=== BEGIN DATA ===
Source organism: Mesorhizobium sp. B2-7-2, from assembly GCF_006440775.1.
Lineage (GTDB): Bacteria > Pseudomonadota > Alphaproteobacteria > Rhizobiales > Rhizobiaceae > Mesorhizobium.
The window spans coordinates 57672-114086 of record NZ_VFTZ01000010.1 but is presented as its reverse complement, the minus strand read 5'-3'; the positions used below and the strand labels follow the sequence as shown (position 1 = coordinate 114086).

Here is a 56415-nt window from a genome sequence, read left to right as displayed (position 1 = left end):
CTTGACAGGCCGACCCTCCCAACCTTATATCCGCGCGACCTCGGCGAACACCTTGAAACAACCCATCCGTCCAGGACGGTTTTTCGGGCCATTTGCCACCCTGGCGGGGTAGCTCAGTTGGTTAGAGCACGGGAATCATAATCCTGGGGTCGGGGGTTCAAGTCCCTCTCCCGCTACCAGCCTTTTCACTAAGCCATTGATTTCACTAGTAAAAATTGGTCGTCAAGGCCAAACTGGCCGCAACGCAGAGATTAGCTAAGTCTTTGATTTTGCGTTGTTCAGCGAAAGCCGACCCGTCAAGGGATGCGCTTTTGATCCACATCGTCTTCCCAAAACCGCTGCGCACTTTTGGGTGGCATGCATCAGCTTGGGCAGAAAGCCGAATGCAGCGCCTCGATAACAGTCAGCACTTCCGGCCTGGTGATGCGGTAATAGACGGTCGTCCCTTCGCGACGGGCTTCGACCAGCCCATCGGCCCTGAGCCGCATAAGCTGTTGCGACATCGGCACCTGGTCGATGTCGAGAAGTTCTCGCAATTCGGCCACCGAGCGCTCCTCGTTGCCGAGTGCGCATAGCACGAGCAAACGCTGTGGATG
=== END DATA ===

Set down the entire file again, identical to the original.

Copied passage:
Source organism: Mesorhizobium sp. B2-7-2, from assembly GCF_006440775.1.
Lineage (GTDB): Bacteria > Pseudomonadota > Alphaproteobacteria > Rhizobiales > Rhizobiaceae > Mesorhizobium.
The window spans coordinates 57672-114086 of record NZ_VFTZ01000010.1 but is presented as its reverse complement, the minus strand read 5'-3'; the positions used below and the strand labels follow the sequence as shown (position 1 = coordinate 114086).

Here is a 56415-nt window from a genome sequence, read left to right as displayed (position 1 = left end):
CTTGACAGGCCGACCCTCCCAACCTTATATCCGCGCGACCTCGGCGAACACCTTGAAACAACCCATCCGTCCAGGACGGTTTTTCGGGCCATTTGCCACCCTGGCGGGGTAGCTCAGTTGGTTAGAGCACGGGAATCATAATCCTGGGGTCGGGGGTTCAAGTCCCTCTCCCGCTACCAGCCTTTTCACTAAGCCATTGATTTCACTAGTAAAAATTGGTCGTCAAGGCCAAACTGGCCGCAACGCAGAGATTAGCTAAGTCTTTGATTTTGCGTTGTTCAGCGAAAGCCGACCCGTCAAGGGATGCGCTTTTGATCCACATCGTCTTCCCAAAACCGCTGCGCACTTTTGGGTGGCATGCATCAGCTTGGGCAGAAAGCCGAATGCAGCGCCTCGATAACAGTCAGCACTTCCGGCCTGGTGATGCGGTAATAGACGGTCGTCCCTTCGCGACGGGCTTCGACCAGCCCATCGGCCCTGAGCCGCATAAGCTGTTGCGACATCGGCACCTGGTCGATGTCGAGAAGTTCTCGCAATTCGGCCACCGAGCGCTCCTCGTTGCCGAGTGCGCATAGCACGAGCAAACGCTGTGGATG